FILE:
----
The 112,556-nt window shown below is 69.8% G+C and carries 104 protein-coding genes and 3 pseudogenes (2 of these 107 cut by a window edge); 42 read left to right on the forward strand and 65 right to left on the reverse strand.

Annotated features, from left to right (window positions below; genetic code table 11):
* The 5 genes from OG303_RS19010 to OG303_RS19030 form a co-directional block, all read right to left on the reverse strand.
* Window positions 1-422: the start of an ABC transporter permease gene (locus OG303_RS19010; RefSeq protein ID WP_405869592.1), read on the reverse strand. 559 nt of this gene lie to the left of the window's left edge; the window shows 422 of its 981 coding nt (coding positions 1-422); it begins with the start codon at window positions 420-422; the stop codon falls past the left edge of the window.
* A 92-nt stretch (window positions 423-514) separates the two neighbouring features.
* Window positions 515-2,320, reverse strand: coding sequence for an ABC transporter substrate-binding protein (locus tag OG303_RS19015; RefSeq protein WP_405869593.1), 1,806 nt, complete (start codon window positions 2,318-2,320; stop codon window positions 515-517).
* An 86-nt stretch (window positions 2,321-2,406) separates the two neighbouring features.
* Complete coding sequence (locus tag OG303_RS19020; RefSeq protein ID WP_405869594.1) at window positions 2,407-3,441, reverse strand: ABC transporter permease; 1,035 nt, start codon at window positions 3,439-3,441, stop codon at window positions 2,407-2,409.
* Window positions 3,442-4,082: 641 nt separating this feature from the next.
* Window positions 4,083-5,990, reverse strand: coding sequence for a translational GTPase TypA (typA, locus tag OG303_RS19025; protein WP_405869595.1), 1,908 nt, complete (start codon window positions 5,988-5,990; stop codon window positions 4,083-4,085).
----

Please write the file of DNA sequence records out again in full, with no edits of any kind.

The 112,556-nt window shown below is 69.8% G+C and carries 104 protein-coding genes and 3 pseudogenes (2 of these 107 cut by a window edge); 42 read left to right on the forward strand and 65 right to left on the reverse strand.

Annotated features, from left to right (window positions below; genetic code table 11):
* The 5 genes from OG303_RS19010 to OG303_RS19030 form a co-directional block, all read right to left on the reverse strand.
* Window positions 1-422: the start of an ABC transporter permease gene (locus OG303_RS19010; RefSeq protein ID WP_405869592.1), read on the reverse strand. 559 nt of this gene lie to the left of the window's left edge; the window shows 422 of its 981 coding nt (coding positions 1-422); it begins with the start codon at window positions 420-422; the stop codon falls past the left edge of the window.
* A 92-nt stretch (window positions 423-514) separates the two neighbouring features.
* Window positions 515-2,320, reverse strand: coding sequence for an ABC transporter substrate-binding protein (locus tag OG303_RS19015; RefSeq protein WP_405869593.1), 1,806 nt, complete (start codon window positions 2,318-2,320; stop codon window positions 515-517).
* An 86-nt stretch (window positions 2,321-2,406) separates the two neighbouring features.
* Complete coding sequence (locus tag OG303_RS19020; RefSeq protein ID WP_405869594.1) at window positions 2,407-3,441, reverse strand: ABC transporter permease; 1,035 nt, start codon at window positions 3,439-3,441, stop codon at window positions 2,407-2,409.
* Window positions 3,442-4,082: 641 nt separating this feature from the next.
* Window positions 4,083-5,990, reverse strand: coding sequence for a translational GTPase TypA (typA, locus tag OG303_RS19025; protein WP_405869595.1), 1,908 nt, complete (start codon window positions 5,988-5,990; stop codon window positions 4,083-4,085).